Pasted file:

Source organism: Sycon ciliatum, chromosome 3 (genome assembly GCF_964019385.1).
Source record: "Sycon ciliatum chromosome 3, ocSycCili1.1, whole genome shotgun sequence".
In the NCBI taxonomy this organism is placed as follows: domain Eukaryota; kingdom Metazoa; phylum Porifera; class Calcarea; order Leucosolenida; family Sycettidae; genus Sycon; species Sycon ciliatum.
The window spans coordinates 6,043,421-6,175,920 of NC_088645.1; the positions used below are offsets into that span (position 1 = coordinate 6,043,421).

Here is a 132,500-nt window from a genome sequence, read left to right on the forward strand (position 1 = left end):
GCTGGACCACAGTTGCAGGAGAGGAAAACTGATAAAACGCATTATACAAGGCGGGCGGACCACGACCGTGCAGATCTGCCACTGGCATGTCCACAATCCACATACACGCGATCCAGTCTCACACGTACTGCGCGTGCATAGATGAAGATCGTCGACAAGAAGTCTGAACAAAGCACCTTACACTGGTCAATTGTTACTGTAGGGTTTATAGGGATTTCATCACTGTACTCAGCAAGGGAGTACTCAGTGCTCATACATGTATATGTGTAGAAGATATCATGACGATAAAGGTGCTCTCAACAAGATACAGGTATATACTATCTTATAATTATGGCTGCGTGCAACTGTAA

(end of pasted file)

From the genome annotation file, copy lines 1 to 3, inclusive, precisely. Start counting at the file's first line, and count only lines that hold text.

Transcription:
Source organism: Sycon ciliatum, chromosome 3 (genome assembly GCF_964019385.1).
Source record: "Sycon ciliatum chromosome 3, ocSycCili1.1, whole genome shotgun sequence".
In the NCBI taxonomy this organism is placed as follows: domain Eukaryota; kingdom Metazoa; phylum Porifera; class Calcarea; order Leucosolenida; family Sycettidae; genus Sycon; species Sycon ciliatum.